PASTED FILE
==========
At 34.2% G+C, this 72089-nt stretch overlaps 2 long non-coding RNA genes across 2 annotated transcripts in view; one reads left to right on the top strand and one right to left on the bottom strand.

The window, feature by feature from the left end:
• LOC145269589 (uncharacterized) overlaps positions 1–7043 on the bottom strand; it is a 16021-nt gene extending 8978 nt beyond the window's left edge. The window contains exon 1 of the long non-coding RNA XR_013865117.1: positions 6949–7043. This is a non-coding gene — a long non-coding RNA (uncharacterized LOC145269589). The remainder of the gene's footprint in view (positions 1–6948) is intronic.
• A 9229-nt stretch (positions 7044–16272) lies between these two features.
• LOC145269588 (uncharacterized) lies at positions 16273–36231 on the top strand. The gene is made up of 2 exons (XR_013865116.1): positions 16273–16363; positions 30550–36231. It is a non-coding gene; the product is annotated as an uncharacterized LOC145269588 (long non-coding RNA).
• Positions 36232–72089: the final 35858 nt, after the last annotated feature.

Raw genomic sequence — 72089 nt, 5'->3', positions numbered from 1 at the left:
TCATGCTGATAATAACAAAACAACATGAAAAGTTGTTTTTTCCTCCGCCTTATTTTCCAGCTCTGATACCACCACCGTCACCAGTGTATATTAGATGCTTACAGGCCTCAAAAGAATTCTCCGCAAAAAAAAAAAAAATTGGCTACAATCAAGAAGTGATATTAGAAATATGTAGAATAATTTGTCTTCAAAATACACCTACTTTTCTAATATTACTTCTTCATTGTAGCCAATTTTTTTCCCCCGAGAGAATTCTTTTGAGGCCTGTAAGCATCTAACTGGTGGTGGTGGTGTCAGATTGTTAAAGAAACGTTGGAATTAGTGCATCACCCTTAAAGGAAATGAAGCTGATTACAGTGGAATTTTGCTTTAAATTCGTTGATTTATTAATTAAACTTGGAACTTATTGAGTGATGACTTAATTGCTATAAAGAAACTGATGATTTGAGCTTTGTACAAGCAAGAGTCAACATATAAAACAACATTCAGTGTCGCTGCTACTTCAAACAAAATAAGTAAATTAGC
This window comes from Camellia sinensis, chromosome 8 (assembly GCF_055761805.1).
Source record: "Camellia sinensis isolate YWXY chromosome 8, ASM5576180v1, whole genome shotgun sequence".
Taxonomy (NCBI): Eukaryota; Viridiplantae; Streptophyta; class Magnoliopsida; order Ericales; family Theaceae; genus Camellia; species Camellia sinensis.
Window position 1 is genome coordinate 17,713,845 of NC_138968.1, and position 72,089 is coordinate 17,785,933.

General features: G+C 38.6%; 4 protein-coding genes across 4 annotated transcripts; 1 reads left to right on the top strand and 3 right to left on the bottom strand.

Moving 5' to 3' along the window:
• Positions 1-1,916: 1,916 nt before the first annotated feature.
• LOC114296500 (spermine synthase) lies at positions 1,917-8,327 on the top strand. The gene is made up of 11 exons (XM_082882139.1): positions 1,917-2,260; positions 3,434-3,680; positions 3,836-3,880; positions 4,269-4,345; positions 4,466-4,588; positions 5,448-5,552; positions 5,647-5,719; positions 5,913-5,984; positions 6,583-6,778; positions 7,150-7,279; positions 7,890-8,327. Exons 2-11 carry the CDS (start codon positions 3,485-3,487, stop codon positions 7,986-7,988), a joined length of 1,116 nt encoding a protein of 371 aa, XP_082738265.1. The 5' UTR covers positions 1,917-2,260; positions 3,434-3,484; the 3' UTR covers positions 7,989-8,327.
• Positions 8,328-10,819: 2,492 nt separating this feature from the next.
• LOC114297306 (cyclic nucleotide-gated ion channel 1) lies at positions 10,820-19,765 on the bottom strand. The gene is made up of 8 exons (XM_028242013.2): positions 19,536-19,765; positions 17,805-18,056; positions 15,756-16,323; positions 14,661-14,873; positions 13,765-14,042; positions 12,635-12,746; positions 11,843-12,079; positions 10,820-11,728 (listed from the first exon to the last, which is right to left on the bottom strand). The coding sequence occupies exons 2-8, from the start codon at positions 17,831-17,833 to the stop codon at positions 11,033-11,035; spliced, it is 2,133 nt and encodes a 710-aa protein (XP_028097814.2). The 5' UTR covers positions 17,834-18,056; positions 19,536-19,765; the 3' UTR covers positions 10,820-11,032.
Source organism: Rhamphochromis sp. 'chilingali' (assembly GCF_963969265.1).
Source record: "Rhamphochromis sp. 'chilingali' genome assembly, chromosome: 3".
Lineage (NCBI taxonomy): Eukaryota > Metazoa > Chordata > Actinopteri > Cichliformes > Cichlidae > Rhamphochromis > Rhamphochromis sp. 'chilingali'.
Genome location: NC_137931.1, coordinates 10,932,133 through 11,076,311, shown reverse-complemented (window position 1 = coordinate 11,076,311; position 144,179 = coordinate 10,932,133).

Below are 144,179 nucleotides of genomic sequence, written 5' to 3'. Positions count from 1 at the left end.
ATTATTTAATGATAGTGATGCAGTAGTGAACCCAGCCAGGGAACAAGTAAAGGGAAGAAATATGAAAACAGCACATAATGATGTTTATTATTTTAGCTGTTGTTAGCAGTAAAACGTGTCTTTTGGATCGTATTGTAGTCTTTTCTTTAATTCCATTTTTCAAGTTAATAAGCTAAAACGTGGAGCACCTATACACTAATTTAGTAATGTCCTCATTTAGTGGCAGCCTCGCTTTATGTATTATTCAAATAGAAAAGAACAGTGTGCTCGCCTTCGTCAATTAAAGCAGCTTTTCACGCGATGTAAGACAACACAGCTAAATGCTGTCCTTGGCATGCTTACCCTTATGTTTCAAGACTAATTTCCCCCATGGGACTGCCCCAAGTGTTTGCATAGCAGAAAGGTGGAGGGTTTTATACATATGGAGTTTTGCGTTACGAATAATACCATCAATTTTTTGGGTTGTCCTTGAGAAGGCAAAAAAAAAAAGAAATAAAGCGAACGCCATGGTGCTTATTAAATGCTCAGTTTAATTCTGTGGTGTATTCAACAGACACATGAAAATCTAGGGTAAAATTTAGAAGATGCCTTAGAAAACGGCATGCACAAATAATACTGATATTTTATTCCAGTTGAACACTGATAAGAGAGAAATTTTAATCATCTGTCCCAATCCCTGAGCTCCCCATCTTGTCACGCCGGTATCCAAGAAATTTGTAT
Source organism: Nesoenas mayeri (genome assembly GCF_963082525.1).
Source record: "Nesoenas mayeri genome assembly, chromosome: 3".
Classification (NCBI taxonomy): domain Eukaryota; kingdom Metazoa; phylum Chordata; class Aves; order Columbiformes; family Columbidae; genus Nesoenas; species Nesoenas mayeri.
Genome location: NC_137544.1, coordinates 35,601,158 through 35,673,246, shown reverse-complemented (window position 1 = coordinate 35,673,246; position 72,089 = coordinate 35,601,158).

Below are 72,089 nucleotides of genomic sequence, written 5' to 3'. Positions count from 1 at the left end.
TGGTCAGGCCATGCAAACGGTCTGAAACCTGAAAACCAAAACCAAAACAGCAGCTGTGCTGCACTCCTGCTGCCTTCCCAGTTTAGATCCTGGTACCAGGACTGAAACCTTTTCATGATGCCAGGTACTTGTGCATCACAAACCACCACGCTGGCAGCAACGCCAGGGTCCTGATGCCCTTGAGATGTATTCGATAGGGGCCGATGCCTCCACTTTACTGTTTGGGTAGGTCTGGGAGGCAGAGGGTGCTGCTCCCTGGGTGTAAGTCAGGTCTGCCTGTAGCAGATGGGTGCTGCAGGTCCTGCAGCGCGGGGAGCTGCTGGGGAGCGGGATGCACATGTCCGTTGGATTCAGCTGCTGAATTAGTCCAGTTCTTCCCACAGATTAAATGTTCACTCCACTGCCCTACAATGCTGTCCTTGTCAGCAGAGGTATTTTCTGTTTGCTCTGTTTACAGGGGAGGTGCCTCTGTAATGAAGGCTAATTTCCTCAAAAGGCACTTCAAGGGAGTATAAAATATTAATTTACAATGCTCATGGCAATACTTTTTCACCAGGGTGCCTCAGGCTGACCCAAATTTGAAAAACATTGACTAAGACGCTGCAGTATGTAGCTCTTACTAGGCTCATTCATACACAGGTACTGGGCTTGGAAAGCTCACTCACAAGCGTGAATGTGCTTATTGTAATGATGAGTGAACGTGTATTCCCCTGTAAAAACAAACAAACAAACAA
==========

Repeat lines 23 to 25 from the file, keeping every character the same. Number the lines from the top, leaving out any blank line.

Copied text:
Below are 144,179 nucleotides of genomic sequence, written 5' to 3'. Positions count from 1 at the left end.
ATTATTTAATGATAGTGATGCAGTAGTGAACCCAGCCAGGGAACAAGTAAAGGGAAGAAATATGAAAACAGCACATAATGATGTTTATTATTTTAGCTGTTGTTAGCAGTAAAACGTGTCTTTTGGATCGTATTGTAGTCTTTTCTTTAATTCCATTTTTCAAGTTAATAAGCTAAAACGTGGAGCACCTATACACTAATTTAGTAATGTCCTCATTTAGTGGCAGCCTCGCTTTATGTATTATTCAAATAGAAAAGAACAGTGTGCTCGCCTTCGTCAATTAAAGCAGCTTTTCACGCGATGTAAGACAACACAGCTAAATGCTGTCCTTGGCATGCTTACCCTTATGTTTCAAGACTAATTTCCCCCATGGGACTGCCCCAAGTGTTTGCATAGCAGAAAGGTGGAGGGTTTTATACATATGGAGTTTTGCGTTACGAATAATACCATCAATTTTTTGGGTTGTCCTTGAGAAGGCAAAAAAAAAAAGAAATAAAGCGAACGCCATGGTGCTTATTAAATGCTCAGTTTAATTCTGTGGTGTATTCAACAGACACATGAAAATCTAGGGTAAAATTTAGAAGATGCCTTAGAAAACGGCATGCACAAATAATACTGATATTTTATTCCAGTTGAACACTGATAAGAGAGAAATTTTAATCATCTGTCCCAATCCCTGAGCTCCCCATCTTGTCACGCCGGTATCCAAGAAATTTGTAT
Source organism: Nesoenas mayeri (genome assembly GCF_963082525.1).